Domaine Tempier Bandol Rouge
Domaine Tempier Bandol Rouge
Of all of the domaines represented by Kermit Lynch Wine Merchant, no other serves more as a cornerstone, stands more in the defense of terroir, and is more intricately interwoven with their own history, than that of the iconic Peyraud family of Domaine Tempier. The pages that Kermit has written about them alone rival those of his dear friend, Richard Olney, who wrote the definitive history of the domaine and was the first to introduce Kermit to the family in 1976. Their story might be considered mythic if it were not true.
When Lucie “Lulu” Tempier married Lucien Peyraud in 1936, her father gave them Domaine Tempier, an active farm that had been in the family since 1834, near Le Plan du Castellet, just outside the Mediterranean seaport village of Bandol. Tasting a pre-phylloxera bottle of Domaine Tempier Bandol (a wedding gift from his father-in-law) inspired Lucien to research the terroir of Bandol extensively. Up until that point, old vineyards planted with Mourvèdre had been systematically replanted to higher-yielding varietals. However, more research not only showed its historical roots to the area, but the grape proved to be more resistant to oxidation, producing wines with great aging potential. By 1941, with the assistance of neighboring vignerons, Lucien worked with the I.N.A.O. (Institut National des Appellations d’Origines) to establish Bandol as its own A.O.C. Needless to say, large-scale replanting of Mourvèdre ensued, and Bandol now requires a fifty percent minimum in all reds. Lucien will forever be celebrated as the Godfather of Bandol, but also as the man who revived Mourvèdre to its former glory. Raising deep and structured wines of such refinement and longevity has made Domaine Tempier truly a grand cru de Provence.
Lulu and Lucien raised seven children, and nourishing family, friends, and wine lovers at table is a regularly celebrated tradition at the domaine. Much of that is attributed to Lulu, the beautiful, Marseillaise materfamilias who has carried on the great Tempier family ritual of serving guests fresh, cool rosé, hearty, soulful reds, and copious amounts of delicious homemade Provençal cuisine. Her traditional hearth cooking has attracted attention throughout France, even bringing Alice Waters over from California to learn in Lulu’s kitchen. When Lucien retired, sons François and Jean-Marie shared management of the domaine with François in the vineyards and Jean-Marie in the cellars. The two made a formidable team. Though Lucien passed away in 1996, and his sons have now since retired, the torch has been passed to the young, energetic, and talented Daniel Ravier, who has just the right savoir faire to carry on the great tradition and style of the domaine.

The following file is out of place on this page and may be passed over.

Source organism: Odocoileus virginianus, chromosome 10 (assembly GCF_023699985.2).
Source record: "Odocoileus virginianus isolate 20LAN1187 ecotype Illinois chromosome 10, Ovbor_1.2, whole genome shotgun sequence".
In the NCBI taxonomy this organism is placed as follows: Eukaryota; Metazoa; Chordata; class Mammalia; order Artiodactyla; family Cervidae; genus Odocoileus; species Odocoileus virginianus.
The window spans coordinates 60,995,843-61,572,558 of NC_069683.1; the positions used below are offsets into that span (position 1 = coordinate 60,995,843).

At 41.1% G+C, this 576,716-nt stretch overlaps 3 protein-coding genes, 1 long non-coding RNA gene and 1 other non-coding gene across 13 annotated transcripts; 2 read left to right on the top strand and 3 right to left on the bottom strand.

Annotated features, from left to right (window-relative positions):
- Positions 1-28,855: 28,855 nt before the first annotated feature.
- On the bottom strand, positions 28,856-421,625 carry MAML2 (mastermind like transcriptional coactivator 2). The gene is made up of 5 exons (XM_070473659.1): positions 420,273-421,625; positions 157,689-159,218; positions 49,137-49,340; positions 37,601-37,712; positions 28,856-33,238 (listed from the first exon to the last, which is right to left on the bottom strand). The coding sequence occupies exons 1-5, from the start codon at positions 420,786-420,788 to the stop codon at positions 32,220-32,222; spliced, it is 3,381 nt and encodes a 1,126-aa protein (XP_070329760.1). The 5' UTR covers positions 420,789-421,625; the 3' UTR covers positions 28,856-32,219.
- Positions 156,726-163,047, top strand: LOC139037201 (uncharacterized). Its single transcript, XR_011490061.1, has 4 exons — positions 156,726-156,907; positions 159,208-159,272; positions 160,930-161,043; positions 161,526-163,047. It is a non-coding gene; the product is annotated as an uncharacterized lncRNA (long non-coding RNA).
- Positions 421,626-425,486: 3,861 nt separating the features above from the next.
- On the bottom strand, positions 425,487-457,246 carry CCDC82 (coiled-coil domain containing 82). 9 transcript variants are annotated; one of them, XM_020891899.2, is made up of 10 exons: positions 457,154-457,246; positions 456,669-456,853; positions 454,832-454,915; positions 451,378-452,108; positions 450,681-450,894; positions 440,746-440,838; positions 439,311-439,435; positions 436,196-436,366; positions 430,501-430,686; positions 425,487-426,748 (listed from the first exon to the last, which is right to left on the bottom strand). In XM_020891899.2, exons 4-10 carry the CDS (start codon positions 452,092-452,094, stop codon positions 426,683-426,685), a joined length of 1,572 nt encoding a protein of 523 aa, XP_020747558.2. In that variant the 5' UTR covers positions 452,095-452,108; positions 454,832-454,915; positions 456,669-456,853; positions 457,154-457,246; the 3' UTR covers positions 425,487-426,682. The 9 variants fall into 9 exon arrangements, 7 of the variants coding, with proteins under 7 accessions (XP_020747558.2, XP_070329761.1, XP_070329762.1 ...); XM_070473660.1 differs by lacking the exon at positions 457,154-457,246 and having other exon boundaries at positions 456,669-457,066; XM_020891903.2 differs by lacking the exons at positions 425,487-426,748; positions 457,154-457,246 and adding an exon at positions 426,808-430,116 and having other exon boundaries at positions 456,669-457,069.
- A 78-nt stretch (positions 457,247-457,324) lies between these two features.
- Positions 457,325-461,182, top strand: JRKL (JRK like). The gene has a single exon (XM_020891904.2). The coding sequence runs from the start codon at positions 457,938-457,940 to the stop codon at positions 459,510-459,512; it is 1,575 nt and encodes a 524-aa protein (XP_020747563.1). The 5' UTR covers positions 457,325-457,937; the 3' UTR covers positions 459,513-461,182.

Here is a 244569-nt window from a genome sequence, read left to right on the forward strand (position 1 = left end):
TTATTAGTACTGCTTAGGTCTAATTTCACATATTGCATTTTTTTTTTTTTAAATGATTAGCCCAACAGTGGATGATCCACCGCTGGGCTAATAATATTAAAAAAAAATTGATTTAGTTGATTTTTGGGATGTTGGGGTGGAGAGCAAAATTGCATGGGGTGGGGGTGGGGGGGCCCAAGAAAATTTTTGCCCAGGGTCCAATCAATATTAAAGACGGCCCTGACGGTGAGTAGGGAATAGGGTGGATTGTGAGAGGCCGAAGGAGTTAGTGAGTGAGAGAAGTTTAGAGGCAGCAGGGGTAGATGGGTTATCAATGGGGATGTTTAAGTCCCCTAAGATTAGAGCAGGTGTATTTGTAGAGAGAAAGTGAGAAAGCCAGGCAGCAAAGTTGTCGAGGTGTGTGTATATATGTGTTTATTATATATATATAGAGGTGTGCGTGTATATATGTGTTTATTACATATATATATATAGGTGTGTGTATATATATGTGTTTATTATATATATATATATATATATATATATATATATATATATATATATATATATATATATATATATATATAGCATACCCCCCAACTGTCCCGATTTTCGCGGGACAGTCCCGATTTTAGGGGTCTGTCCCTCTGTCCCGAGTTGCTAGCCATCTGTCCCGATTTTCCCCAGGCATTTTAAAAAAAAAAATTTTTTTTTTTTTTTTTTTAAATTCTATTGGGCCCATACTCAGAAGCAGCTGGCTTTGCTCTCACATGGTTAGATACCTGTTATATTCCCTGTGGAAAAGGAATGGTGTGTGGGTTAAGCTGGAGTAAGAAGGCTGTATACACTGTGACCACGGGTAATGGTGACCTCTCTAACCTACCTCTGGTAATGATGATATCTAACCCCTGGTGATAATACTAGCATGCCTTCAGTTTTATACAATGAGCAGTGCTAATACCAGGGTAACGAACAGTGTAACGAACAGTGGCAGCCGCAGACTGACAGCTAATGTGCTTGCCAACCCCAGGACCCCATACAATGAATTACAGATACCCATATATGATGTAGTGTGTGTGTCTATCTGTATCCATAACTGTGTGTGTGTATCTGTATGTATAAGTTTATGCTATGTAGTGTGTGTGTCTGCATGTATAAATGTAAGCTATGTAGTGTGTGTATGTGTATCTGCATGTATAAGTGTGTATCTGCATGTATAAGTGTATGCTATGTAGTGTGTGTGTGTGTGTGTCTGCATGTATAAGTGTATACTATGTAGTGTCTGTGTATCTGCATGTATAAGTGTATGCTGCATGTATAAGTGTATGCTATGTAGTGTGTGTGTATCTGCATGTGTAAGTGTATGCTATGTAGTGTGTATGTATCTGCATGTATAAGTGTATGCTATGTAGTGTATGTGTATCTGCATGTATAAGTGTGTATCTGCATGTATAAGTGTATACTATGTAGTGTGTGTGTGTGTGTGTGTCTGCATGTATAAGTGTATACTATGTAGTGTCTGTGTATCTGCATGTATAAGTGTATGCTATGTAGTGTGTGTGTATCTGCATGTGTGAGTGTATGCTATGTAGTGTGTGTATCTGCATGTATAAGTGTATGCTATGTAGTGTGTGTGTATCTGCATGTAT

Beyond our affection and the enduring bonds of our friendship, objectively the celebrity of Domaine Tempier also lies deep in the soils of Bandol. Variations of clay and limestone soils between the vineyards produce wines that are undeniably world class. Whether it is the cult following they have established through their refreshing, age-worthy rosé (once praised by Robert Parker as the greatest rosé in the world), their Bandol Blanc, or the distinctive cuvées of Bandol rouge, the wines of Domaine Tempier stand as the proud benchmark when talking about Provençal wines. Through their passion, pioneering, and advocacy for Bandol, the Peyrauds have become legendary. We are fortunate to have their wines serve as the flagship of our portfolio, and even more grateful to have the Peyrauds and their extended family as cherished friends. If any wine can be said to have soul, it’s Tempier.
The Terroir of Domaine Tempier:
The three single-vineyards of Domaine Tempier are: La Migoua, La Tourtine, and Cabassaou. All are made up of clay and limestone, but there are variations in each. La Migoua is made up of heterogeneous clay that varies in color between red, ochre, and blue. At 270 meters, it sits at the highest altitude of all the vineyards. The parcel’s complex sedimentation is largely due to the subduction of a tectonic plate which has surfaced the oldest rock outcroppings in the whole of the appellation. Surrounded by garrigue and pine forest, the grapes translate to earthy, gamey wines. La Migoua has the smallest amount of Mourvèdre in the blend, with the highest percentage of Grenache of the three cuvées. La Tourtine sits just above Cabassaou. The soil here is more homogeneous, with rich clay. La Tourtine produces powerful, tannic wines with gorgeous fruit character. Since Cabassaou sits lower on this hillside, it is protected from the strength of the Mistral, enjoying temperate breezes and maximum sunshine. There is ripeness, density and power in these wines.